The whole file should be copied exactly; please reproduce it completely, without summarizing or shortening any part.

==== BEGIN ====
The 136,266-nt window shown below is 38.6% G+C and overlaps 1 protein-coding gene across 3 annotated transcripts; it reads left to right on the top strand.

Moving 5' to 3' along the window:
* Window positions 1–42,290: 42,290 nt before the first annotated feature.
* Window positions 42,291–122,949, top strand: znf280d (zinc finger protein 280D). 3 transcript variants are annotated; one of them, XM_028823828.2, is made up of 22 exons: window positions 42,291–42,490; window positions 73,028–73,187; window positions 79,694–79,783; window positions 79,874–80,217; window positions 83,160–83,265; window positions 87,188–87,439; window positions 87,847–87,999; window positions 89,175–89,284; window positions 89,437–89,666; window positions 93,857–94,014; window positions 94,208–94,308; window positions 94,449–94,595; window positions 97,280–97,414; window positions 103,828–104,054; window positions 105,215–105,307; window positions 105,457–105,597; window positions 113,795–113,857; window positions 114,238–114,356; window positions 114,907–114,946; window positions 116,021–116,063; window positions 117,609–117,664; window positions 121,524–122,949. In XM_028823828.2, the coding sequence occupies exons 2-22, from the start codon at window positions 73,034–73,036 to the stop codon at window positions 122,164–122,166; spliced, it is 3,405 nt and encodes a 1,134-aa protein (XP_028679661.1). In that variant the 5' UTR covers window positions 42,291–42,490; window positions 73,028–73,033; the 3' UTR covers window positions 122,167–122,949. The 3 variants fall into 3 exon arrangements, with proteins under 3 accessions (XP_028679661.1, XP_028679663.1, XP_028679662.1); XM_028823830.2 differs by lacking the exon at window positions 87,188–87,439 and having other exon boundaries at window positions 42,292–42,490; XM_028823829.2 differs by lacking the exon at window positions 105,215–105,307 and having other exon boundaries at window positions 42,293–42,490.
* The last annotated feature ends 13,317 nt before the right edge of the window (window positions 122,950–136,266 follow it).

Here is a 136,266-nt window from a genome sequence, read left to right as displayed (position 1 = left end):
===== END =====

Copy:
The 136,266-nt window shown below is 38.6% G+C and overlaps 1 protein-coding gene across 3 annotated transcripts; it reads left to right on the top strand.

Moving 5' to 3' along the window:
* Window positions 1–42,290: 42,290 nt before the first annotated feature.
* Window positions 42,291–122,949, top strand: znf280d (zinc finger protein 280D). 3 transcript variants are annotated; one of them, XM_028823828.2, is made up of 22 exons: window positions 42,291–42,490; window positions 73,028–73,187; window positions 79,694–79,783; window positions 79,874–80,217; window positions 83,160–83,265; window positions 87,188–87,439; window positions 87,847–87,999; window positions 89,175–89,284; window positions 89,437–89,666; window positions 93,857–94,014; window positions 94,208–94,308; window positions 94,449–94,595; window positions 97,280–97,414; window positions 103,828–104,054; window positions 105,215–105,307; window positions 105,457–105,597; window positions 113,795–113,857; window positions 114,238–114,356; window positions 114,907–114,946; window positions 116,021–116,063; window positions 117,609–117,664; window positions 121,524–122,949. In XM_028823828.2, the coding sequence occupies exons 2-22, from the start codon at window positions 73,034–73,036 to the stop codon at window positions 122,164–122,166; spliced, it is 3,405 nt and encodes a 1,134-aa protein (XP_028679661.1). In that variant the 5' UTR covers window positions 42,291–42,490; window positions 73,028–73,033; the 3' UTR covers window positions 122,167–122,949. The 3 variants fall into 3 exon arrangements, with proteins under 3 accessions (XP_028679661.1, XP_028679663.1, XP_028679662.1); XM_028823830.2 differs by lacking the exon at window positions 87,188–87,439 and having other exon boundaries at window positions 42,292–42,490; XM_028823829.2 differs by lacking the exon at window positions 105,215–105,307 and having other exon boundaries at window positions 42,293–42,490.
* The last annotated feature ends 13,317 nt before the right edge of the window (window positions 122,950–136,266 follow it).

Here is a 136,266-nt window from a genome sequence, read left to right as displayed (position 1 = left end):